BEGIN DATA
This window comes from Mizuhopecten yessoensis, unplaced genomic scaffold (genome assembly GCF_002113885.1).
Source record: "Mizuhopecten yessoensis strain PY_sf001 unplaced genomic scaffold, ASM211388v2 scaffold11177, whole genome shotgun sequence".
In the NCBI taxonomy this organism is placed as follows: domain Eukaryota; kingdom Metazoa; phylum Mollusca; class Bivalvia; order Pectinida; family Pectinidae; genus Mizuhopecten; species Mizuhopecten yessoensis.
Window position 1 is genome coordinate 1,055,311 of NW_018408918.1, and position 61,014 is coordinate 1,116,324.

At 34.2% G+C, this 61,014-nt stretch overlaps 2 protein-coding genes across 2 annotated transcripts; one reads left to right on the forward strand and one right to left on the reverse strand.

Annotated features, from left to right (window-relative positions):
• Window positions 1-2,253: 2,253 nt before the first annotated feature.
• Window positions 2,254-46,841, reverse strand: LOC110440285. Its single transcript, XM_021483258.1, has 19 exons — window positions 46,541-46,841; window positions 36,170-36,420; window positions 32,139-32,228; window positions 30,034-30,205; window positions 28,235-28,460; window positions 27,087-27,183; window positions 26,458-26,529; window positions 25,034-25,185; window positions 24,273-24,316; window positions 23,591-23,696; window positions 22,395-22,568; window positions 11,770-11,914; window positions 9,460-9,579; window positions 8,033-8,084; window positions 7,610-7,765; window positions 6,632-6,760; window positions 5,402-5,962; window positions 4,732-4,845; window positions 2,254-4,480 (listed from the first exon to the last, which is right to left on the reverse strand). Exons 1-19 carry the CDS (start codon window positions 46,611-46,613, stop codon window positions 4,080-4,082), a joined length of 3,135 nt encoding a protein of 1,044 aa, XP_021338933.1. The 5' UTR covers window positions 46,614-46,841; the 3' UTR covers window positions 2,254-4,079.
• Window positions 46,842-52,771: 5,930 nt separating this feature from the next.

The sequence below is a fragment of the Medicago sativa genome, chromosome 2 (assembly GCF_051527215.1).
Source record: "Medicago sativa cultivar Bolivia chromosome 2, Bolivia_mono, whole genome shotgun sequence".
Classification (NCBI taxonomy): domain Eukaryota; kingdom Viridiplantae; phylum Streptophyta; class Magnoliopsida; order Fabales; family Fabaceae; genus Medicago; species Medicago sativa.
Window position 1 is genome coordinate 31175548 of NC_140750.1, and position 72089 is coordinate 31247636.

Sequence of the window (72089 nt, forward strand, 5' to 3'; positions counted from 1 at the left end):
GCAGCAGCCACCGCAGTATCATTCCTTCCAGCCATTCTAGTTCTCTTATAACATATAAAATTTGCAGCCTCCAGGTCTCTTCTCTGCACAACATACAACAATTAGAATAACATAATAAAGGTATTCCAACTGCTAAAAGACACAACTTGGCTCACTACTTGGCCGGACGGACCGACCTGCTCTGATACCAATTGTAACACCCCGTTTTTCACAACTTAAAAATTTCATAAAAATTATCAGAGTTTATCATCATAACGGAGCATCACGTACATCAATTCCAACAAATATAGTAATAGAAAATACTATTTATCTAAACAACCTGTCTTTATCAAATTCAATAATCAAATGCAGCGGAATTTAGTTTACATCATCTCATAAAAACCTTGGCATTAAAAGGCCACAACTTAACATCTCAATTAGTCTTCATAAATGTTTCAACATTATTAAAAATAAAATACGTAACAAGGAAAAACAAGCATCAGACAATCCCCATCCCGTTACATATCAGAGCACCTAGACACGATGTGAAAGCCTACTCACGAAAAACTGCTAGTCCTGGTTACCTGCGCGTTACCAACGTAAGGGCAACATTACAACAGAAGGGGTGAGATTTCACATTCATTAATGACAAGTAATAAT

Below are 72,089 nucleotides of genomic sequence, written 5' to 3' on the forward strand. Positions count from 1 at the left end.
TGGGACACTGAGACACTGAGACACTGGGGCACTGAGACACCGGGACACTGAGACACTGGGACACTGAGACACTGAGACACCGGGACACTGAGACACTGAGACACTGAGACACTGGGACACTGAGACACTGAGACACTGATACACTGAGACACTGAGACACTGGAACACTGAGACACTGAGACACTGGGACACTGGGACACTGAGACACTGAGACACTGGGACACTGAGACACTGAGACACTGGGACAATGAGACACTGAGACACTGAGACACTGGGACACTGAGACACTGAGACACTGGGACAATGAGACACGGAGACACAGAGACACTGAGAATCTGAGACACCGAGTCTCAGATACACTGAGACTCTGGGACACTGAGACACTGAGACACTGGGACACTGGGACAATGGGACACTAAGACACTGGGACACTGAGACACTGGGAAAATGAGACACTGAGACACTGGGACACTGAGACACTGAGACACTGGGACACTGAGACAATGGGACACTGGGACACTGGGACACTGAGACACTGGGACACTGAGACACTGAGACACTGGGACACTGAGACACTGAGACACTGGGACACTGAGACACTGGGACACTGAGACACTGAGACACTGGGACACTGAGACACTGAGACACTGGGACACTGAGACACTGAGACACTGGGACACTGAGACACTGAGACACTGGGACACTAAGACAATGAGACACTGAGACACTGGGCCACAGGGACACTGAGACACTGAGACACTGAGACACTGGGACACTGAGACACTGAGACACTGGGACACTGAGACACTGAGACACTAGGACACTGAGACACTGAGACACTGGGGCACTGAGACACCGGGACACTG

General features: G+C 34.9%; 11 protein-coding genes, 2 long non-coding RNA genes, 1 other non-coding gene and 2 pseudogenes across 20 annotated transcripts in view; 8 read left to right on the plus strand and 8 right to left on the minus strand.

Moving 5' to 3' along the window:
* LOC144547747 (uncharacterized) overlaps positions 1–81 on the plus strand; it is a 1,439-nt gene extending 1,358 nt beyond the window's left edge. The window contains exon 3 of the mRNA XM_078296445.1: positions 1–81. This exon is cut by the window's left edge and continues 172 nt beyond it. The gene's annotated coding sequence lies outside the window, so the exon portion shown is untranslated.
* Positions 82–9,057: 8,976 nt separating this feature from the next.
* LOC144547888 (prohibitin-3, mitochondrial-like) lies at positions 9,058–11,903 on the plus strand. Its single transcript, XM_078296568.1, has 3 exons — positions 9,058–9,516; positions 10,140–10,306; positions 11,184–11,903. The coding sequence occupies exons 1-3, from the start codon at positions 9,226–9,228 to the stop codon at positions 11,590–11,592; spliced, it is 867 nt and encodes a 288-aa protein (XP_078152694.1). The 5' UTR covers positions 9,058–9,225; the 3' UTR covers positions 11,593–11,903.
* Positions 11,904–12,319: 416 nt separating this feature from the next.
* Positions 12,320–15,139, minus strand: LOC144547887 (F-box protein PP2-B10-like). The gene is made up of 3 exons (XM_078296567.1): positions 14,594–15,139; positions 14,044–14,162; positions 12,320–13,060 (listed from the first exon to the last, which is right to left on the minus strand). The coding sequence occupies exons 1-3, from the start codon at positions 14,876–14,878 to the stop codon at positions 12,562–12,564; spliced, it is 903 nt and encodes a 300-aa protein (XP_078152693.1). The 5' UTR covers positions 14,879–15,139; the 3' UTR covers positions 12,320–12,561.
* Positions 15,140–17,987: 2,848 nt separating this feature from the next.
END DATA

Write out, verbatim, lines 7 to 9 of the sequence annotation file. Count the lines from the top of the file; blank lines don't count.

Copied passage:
• Window positions 1-2,253: 2,253 nt before the first annotated feature.
• Window positions 2,254-46,841, reverse strand: LOC110440285. Its single transcript, XM_021483258.1, has 19 exons — window positions 46,541-46,841; window positions 36,170-36,420; window positions 32,139-32,228; window positions 30,034-30,205; window positions 28,235-28,460; window positions 27,087-27,183; window positions 26,458-26,529; window positions 25,034-25,185; window positions 24,273-24,316; window positions 23,591-23,696; window positions 22,395-22,568; window positions 11,770-11,914; window positions 9,460-9,579; window positions 8,033-8,084; window positions 7,610-7,765; window positions 6,632-6,760; window positions 5,402-5,962; window positions 4,732-4,845; window positions 2,254-4,480 (listed from the first exon to the last, which is right to left on the reverse strand). Exons 1-19 carry the CDS (start codon window positions 46,611-46,613, stop codon window positions 4,080-4,082), a joined length of 3,135 nt encoding a protein of 1,044 aa, XP_021338933.1. The 5' UTR covers window positions 46,614-46,841; the 3' UTR covers window positions 2,254-4,079.
• Window positions 46,842-52,771: 5,930 nt separating this feature from the next.